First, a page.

You  can load very  very little  100 watt  on a person who normally  easy can go  250 watt and can make him telling you  he is on the Borg scale on 20.

 Let him bike  but  don’t allow him to breath  as  he likes  but  half the amount  or  double the amount  so he is  either hypo  or hypercapnia.  Both will give a feedback over SmO2 .  Hypocpania   low CO2  will  show  an increase in SmO2    (  so most believe great  I have more O2  , if they  take lactate even  at 100 watt only  they  will have an increase in lactate  as a sign that O2  independent energy supply  had to kick in as    O2  was loaded to Hb  but it was not  optimal bioavailable so even 100 watt   needed support  formO2  independent energy supply to keep ATP  level  on a acceptable level.

 If  you    go  slow  and   under breathing  ( hyper capnia  ) you will see SmO2  dropping  lower and lower ( if  you can handle the discomfort )  and SpO2  will drop  and lactate  will after a while going up. This time  because it  is getting harder  and harder with the is  low  pO2  to  extract  from the Hb  despite  a high  CO2 level..

 So Borg really is a direct reflection on the respiratory system  ability  to keep you happy    or better normocapnia.  As long you can balance H + you will  see lactate going up   and up  and no matter on a lactate threshold.

 As  soon you get  out  of normocapnia   you will   see that the discomfort   goes up with lactate  but not due top the lactate but  due to the  mismatch  of CO2  ( pH level  and  the bodies  ability to only have a small tolerance  on  variation.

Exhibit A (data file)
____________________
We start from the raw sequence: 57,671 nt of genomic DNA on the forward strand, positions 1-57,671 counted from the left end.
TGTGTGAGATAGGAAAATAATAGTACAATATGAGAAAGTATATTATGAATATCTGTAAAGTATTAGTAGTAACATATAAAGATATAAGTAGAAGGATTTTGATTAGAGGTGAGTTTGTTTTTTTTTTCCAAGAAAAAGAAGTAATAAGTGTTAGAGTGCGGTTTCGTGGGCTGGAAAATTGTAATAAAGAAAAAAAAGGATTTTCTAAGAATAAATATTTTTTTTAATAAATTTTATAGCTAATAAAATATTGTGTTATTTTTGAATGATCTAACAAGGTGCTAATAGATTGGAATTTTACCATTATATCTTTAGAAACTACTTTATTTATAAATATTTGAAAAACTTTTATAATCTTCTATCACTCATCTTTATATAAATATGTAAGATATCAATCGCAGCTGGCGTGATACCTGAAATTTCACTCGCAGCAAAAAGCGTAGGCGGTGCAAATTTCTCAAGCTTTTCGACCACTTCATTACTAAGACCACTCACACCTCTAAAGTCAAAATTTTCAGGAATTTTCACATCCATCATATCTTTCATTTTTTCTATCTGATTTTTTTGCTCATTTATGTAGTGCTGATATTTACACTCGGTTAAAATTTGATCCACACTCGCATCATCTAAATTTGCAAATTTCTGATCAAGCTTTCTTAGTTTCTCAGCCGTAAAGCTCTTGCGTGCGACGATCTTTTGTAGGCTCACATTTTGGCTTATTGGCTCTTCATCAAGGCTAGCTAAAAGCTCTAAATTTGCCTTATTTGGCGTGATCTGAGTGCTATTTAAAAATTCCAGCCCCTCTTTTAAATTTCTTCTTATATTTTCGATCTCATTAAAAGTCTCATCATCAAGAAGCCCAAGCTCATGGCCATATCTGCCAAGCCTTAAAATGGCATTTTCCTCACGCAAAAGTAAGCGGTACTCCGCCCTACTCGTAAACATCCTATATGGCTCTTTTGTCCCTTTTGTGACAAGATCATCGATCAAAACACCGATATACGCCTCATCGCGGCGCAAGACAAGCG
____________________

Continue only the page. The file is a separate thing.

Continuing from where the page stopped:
(Brooks, G. A. and D. A. Roth, Med Sci Sports Exerc 21(2):S35-207, 1989; Roth, D. A. and G. A. Brooks, Med Sci Sports Exerc 21(2):S35-206, 1989). Moreover, maintenance of a more normal blood pH during strenuous exercise would decrease the performer's perceived level of exertion. The conversion of lactate to glucose in the liver and kidneys also has alkalizing effects by removing two protons for each glucose molecule formed, 2C3H5O3 + 2H+ ¨ C6H12O6. Thus, whether by oxidation or conversion to glucose, clearance of exogenously supplied lactate lowers the body concentration of H+, raising pH."(22)

http://jp.physoc.org/content/558/1/5.full.pdf+html

 

 Hard to believe isn’t it  ¼  century later  and we still have  nto progressed  and so hard to  talk  with    many  well  now   guys in the field. 

  add on :
Why  do you think we avoid  cool down  between intervalls  as an active    part and use  respiration in specific  form  in between. ?
 

Respiration  and respiratory training, more than just for fun.

 

 

 

: "Because lactate is combusted [metabolized] as an acid (C3H6O3), not an anion (C3H5O3), the combustion of an externally supplied salt of lactic acid, CHO3H5O3- + H+ + 3O2 ¨ 3H2O + 3CO2 effects the removal of the proton taken up during endogenous lactic acid production (Gladden, L. B. and J. W. Yates, J Appl Physiol 54:1254-1260, 1983). A side benefit of alkalizing the plasma

 

by feeding lactate would be to enhance movement (efflux) of lactic acid from active muscles into plasma, a process which is inhibited by low (relative to muscle) blood pH.